Alumni Feature: Sarah Ryan

Sarah Ryan in front of St. Catherine's Van

November is Homelessness Awareness Month. Alumna Sarah Ryan has worked in homeless services over the past three years at St. Catherine’s, where she is now a supervisor for the Pathways to Health outreach team. Using the social determinants of health, the Pathways team targets housing and food insecurity and works to ensure appropriate access to the health care system. Using this model, the team aims to reduce health disparities among low or no-income individuals in the community.


Sarah Ryan BSW '19, MSW '21

When I first applied for the UAlbany social welfare program, I had a one-track mind of where my social work journey would take me. I wanted to work with individuals with substance use disorders and gave little thought to any other form of social work. Although I did not know it at the time, I can now pinpoint the experiences that altered my social work journey and led me to where I am in my career today.

As an undergrad student at the University at Albany, a professor came into one of my first social work classes to discuss a volunteer opportunity aimed at ensuring access to healthy and nutritious food for those in need. I decided to check it out. My preconceived notions led me to believe I would simply pass out food in a soup kitchen to individuals experiencing homelessness. Instead, I ended up at Food Not Bombs, an organization that believes in the value and worth of all individuals and displayed this by creating healthy food access for individuals from all walks of life. From this experience, I learned of food insecurity and the impact of living in a food desert, a city lacking accessible fresh and nutritious food. This experience altered my perception and forced me to (uncomfortably) break down my bias toward the population of individuals without stable housing, food, or income. As time went on, I was on a first-name basis with the individuals at Food Not Bombs and would look forward to our weekly meals and conversations.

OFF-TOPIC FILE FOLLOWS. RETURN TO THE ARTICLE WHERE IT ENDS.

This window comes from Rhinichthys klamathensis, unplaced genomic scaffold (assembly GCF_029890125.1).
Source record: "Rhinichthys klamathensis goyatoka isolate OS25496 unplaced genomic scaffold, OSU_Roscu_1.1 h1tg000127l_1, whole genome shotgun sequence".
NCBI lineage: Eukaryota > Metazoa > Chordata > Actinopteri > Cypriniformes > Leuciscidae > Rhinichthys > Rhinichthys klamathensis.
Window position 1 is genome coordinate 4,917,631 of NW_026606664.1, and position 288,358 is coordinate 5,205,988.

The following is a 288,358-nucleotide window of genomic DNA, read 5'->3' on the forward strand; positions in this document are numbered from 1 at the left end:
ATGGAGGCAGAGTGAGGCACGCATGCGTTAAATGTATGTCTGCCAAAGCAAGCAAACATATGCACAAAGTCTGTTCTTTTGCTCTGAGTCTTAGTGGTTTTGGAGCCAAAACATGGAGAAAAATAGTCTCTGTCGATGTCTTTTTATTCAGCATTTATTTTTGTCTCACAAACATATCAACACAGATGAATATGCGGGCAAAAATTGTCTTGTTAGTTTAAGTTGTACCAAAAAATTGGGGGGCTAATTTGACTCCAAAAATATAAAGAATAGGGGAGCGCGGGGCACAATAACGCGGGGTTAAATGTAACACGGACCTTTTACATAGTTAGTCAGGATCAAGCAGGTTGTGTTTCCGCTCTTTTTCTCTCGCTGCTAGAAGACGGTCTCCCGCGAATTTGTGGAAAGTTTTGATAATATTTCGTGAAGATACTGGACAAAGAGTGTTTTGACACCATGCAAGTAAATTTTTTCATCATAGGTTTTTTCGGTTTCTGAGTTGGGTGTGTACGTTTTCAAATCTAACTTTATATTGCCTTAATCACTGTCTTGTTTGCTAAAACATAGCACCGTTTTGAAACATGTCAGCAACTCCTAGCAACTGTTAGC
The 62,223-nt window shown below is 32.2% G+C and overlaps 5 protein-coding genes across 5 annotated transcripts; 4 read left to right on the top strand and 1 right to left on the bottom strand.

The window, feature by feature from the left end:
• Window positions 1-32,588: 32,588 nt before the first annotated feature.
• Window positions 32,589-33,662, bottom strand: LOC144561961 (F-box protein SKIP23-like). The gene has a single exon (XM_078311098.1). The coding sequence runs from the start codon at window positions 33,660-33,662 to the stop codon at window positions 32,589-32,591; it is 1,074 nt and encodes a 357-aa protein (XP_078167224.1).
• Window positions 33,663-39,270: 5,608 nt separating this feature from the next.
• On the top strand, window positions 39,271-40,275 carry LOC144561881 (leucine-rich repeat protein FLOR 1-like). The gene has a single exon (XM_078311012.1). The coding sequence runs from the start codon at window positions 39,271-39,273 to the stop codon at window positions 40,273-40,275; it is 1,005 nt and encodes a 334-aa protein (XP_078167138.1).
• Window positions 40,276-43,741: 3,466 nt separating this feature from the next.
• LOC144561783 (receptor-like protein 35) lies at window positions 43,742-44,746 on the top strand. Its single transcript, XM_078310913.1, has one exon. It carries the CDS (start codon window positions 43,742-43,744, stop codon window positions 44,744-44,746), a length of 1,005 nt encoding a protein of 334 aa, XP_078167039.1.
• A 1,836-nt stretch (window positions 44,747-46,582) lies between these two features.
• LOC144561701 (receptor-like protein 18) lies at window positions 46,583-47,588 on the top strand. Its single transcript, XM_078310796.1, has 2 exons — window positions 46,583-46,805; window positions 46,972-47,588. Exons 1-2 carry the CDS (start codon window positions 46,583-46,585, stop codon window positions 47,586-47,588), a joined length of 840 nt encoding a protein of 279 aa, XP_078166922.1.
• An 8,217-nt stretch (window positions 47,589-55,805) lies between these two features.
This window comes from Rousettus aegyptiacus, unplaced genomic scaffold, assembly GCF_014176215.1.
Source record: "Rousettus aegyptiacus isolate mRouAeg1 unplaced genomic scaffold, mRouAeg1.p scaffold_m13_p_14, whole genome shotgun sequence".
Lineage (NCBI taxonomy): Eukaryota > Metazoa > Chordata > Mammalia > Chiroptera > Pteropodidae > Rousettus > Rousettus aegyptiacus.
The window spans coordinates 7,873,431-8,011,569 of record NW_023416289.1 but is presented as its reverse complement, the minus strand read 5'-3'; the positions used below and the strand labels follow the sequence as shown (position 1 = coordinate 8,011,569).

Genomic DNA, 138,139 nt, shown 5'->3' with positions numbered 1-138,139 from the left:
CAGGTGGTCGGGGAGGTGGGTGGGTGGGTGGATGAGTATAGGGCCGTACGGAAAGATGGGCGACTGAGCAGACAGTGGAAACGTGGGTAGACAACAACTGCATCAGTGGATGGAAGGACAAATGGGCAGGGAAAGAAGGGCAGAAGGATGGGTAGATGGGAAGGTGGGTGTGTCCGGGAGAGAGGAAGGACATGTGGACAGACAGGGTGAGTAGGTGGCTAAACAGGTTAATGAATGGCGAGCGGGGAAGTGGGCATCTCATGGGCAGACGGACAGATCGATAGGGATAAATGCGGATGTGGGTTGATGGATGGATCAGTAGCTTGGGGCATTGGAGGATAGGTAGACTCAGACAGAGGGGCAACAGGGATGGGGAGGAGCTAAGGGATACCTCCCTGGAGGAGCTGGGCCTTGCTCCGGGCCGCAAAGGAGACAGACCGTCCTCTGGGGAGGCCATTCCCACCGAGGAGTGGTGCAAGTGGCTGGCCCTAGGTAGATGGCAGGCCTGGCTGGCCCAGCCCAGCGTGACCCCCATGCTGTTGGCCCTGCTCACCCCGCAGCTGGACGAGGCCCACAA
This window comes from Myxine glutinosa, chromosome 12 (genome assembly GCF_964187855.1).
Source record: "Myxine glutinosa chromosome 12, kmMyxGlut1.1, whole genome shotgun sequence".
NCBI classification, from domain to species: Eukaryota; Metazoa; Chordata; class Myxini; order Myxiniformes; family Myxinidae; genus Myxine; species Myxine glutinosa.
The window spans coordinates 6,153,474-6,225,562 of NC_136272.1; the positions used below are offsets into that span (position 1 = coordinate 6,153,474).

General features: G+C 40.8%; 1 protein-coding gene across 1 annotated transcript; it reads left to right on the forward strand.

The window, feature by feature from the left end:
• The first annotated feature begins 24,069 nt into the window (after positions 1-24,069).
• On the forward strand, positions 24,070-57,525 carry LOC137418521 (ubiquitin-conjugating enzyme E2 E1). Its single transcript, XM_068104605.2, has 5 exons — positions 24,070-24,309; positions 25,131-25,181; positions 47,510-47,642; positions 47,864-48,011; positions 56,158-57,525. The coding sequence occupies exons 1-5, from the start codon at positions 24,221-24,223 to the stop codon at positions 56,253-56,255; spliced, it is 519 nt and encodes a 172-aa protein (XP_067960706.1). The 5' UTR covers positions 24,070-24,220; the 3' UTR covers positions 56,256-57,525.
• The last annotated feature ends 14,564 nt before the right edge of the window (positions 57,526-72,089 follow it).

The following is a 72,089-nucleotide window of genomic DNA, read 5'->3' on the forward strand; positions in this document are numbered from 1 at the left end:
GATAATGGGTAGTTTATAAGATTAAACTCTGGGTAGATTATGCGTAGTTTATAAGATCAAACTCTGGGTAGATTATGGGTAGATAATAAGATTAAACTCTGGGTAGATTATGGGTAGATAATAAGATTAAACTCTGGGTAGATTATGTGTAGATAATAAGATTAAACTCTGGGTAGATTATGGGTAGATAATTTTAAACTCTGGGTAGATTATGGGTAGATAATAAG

After two years of volunteering, I entered the MSW program and listed “homeless services” as an area of interest for my generalist field placement. That is what lead me to St. Catherine’s. I had the opportunity to intern for Project HOST, where the goal was to intervene with individuals living on the street or in the local shelters and aid in their transition into permanent supportive housing. I was lucky to have the chance to intern under a team of passionate case managers who shared invaluable knowledge of the resources that the program and the community had to offer. I was able to work closely with clients and grew to love the role.

As Covid began, internships ended suddenly. I found myself at home, completing my field hours by reading a homeless prevention and intervention textbook and reflecting on the research presented. Although I had completed my hour requirement about a quarter of the way through the text, I was so intrigued that I read the text front to back. As I wrapped up the first year of my master's degree, St. Catherine’s was working on developing a new homeless outreach program called Pathways to Health. Having just completed my internship, the agency invited me to apply for a case worker position. Soon I found myself working with the team I had once interned for. Through this program, we can meet individuals where they are through street outreach. We provide access to food, shelter, housing, and long-term connections to our community's vast array of resources. As years with the agency went by, I continued to love my work. I am still with the program and have the privilege of being a program supervisor.